Editor’s Note: Malcolm Chase has left the gym long enough to catch up with another man that is no stranger to heavy weight, Jerry Ragonese. Malcolm checks in via Zoom to find out how Ragonese has pivoted training and work to adapt to COVID-19 shutdowns.
This year’s been challenging for everyone in the lacrosse community. Cancelled seasons, stay-at-home orders and empty fields will take a toll on anyone. Meanwhile, it seems we’ve all logged enough hours on Zoom and Google Hangouts for the year!
We all know the break in the clouds is near with the PLL getting their boots on the ground in Utah and geared up for the games starting this weekend.
With the PLL Championship Series just days away, Redwoods LC face-off athlete, co-founder of The Faceoff Academy and Pro Athletics, and Renaissance Man of the PLL Jerry Ragonese is ready to talk about everything from designing PPE to help fight COVID to his upcoming season with the ‘Woods.
Q+A with Jerry Ragonese, Redwoods LC
Malcolm Chase: What did you think about the PLL (Championship Series) news, do you think it’ll be different as a “fanless” event?
Jerry Ragonese: Yeah, I’m not stoked about maybe one of my last professional seasons not being a ‘normal’ lacrosse season.
Am I bummed out about not being able to be with my team for the whole summer? Absolutely. But if the other option is not having a season at all, working the whole offseason for nothing, no champions, no games, no nothing, and I’m going to have to wait until next June to play lacrosse? No.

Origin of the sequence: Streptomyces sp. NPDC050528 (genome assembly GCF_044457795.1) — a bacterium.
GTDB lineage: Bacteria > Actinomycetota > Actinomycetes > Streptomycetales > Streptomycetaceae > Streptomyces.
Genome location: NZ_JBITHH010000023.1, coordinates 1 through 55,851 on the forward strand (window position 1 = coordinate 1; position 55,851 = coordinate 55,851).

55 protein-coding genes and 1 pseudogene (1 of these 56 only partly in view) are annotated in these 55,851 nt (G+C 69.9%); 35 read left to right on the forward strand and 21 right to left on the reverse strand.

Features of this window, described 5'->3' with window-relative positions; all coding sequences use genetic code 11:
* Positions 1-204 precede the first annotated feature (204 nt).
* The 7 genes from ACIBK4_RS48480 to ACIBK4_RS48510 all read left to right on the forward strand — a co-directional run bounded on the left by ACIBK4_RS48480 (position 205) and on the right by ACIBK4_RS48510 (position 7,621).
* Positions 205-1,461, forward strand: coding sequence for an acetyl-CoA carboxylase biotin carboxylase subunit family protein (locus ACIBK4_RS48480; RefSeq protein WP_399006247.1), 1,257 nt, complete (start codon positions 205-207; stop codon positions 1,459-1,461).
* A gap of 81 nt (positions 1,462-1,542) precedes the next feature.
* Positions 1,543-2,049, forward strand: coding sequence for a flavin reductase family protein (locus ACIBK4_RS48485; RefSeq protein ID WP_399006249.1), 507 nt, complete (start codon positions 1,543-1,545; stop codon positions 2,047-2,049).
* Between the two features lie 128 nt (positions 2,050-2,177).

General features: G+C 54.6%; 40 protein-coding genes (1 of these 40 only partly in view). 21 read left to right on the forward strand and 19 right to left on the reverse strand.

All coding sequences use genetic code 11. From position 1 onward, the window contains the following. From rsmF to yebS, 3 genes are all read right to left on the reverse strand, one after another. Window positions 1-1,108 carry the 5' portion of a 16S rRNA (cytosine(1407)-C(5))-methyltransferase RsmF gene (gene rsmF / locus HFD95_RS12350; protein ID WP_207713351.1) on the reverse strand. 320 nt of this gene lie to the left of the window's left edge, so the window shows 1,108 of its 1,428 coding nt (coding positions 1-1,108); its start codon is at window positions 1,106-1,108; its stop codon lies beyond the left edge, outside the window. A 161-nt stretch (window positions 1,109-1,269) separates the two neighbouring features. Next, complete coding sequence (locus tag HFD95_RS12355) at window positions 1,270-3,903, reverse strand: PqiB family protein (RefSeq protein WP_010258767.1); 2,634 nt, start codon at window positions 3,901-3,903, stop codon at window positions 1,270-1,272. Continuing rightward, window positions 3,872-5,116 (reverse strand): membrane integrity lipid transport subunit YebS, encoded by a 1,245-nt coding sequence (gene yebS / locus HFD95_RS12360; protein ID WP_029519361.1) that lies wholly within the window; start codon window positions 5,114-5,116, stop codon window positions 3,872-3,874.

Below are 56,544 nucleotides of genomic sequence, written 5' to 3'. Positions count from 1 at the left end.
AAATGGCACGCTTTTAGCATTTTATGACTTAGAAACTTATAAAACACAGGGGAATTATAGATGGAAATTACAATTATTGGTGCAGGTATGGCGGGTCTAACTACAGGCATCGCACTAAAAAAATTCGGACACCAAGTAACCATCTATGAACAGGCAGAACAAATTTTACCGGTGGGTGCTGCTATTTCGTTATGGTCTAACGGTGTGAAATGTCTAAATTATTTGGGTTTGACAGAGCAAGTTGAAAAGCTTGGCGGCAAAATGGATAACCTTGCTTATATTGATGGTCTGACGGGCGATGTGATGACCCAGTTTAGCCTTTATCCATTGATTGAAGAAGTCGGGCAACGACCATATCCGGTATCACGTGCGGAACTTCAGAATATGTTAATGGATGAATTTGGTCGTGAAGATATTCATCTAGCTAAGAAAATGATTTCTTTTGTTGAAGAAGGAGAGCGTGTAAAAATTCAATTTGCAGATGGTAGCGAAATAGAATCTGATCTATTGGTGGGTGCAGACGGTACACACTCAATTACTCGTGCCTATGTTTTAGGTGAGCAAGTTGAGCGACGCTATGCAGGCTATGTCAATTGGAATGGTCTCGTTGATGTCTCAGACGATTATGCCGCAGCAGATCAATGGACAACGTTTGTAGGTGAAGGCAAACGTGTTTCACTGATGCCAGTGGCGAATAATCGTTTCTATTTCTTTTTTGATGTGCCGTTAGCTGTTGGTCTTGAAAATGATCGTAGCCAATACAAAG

[The Championship Series] is a perfect scenario.
MC: It’s pretty amazing that lacrosse is going to have the spotlight, possibly to itself this summer, it could really take off.
JR: If you can give those guys [18-30 year old demographic] something to watch and to sink their fangs in to right now, they’re going to be fans for life because it’s not only an exciting sport, it’s something new, and they can gamble on it? That’s the trifecta.
MC: Yeah, and that shows at the events, too, right? The Fan Zone, the venues, restaurants, and vendors are open like any other event.
JR: When you want any of those demographics to do something, you need to be able to serve them alcohol, or let the gamble on whatever they’re watching. [Professional Lacrosse] didn’t have either one of those for a long time.
MC: Yeah that’s one of the things the PLL is very open about, right? I mean, all these guys have a base salary and equity, which is huge, especially for those young pros players just starting out.
Before the league launched, how did you know you’d be coming to the PLL, and how did that all come together?
JR: I remember having a lot of calls with some of the younger guys who weren’t sure- and rightfully so. It was a scary situation.
They were like “I have a pretty good offer from team x and I’m just going to go to this traveling, X-Game style thing? Jerry, what do you think about this?”
I’m like ‘I think you should do it, you’re crazy not to’. […] They were getting lucrative, multi-year deals which was not something they ever had the opportunity to have before.
For better or worse, on either side of the situation, it gave guys the bargaining chip no matter what league they play for.